Vox’s Matthew Yglesias chalked up the firework frequency to higher sales and quieter cities, writing that fireworks “are more noticeable with less background noise.” 

The executive director for the American Pyrotechnics Association told Slate that they’re now anticipating “a banner year” for firework sales, and major cities have seen less noise due to COVID shutdowns. But now that California has entered Stage 2 in its “Resilience Roadmap,” cities like San Francisco have begun to reopen businesses, and the noises of city life are returning.

Accessibility Issues

Another theory maintains that cancellations of July Fourth events around the country due to COVID-19 have made fireworks more accessible. Some have even ventured to say that unsold professional-grade fireworks — the kind typically used for large, coordinated shows — are finding their way to consumers.

Explosive Ennui

Many will say it’s rather simple: the pandemic has left people feeling bored and restless.

“Young people have been cooped up and we know that on beautiful summer nights like we’re having now, unfortunately some young people are turning to the wrong approach, and that’s illegal fireworks,” said New York City Mayor Bill de Blasio at a recent press event.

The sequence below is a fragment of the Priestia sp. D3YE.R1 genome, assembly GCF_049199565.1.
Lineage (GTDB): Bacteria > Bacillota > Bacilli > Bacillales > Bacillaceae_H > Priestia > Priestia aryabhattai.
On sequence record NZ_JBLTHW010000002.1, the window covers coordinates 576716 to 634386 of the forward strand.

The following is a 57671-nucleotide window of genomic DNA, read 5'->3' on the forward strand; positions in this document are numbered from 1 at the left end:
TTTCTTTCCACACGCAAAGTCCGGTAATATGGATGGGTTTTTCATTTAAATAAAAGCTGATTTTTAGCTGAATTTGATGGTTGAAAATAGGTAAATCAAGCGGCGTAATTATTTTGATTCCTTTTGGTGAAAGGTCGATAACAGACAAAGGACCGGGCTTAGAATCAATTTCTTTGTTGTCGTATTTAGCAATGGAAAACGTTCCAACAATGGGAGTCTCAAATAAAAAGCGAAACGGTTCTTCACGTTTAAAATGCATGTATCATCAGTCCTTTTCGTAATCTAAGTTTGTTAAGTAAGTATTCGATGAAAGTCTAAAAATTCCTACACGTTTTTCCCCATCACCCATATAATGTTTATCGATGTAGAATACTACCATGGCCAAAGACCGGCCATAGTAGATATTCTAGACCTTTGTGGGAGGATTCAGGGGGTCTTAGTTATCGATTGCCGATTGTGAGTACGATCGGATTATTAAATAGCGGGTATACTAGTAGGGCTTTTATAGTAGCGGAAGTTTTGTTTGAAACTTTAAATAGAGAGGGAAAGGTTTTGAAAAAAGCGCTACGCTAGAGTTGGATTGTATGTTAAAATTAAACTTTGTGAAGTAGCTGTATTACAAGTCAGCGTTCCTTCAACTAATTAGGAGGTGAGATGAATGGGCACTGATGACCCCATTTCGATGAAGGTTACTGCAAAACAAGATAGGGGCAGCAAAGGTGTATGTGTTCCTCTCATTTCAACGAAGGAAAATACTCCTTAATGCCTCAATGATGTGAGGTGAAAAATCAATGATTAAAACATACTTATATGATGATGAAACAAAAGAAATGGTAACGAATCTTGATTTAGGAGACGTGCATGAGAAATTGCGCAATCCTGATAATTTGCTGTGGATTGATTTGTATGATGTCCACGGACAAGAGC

While some have said the fireworks are just kids blowing off steam, others have questioned how these individuals would go about obtaining illegal fireworks. A few Twitter users have tweeted about men in vehicles filled with fireworks entering neighborhoods and either giving the products away for free or at an extremely reduced price.

The Deep State

One of the most popular explanations on sites like Twitter and Reddit alleges that the fireworks and other loud noises are part of a planned psy-op undertaken by police or government forces.

A viral Twitter thread by Brooklyn writer Robert Jones, Jr. maintains that the nightly firework activity “is part of a coordinated attack on Black and Brown communities by government forces; an attack meant to disorient and destabilize the #BlackLivesMatter movement.” 

Jones, Jr.’s thread, which has tens of thousands of retweets, argues that the fireworks are a form of “psychological warfare” meant to deprive residents of sleep, desensitize residents to the “sounds of firecrackers and other fireworks” and “stoke tensions between Black and Brown peoples.” Jones, Jr. tweeted that the fireworks are an escalated response to the continued Black Lives Matter protests — a response which precedes an even more dire next step: “It’s meant to sound like a war zone because a war zone is what it’s about to become.”

In a viral Twitter video uploaded on Monday showing a scene in West Harlem at 3 a.m., around 10 New York Police Department vehicles with their sirens blaring appear to be driving slower than usual as fireworks burst in the background. In response, some users echoed Jones, Jr.’s claims, saying the loud noises are meant to create artificial stress and discord.

Whatever the case, the nightly fireworks shows have consequences. Shivering, fearful dogs are keeping their wards up all night, and those who suffer from post-traumatic stress disorder say that whether the fireworks are being lit by bored kids or shadowy government operatives, the result is the same for those who come from communities plagued by violence.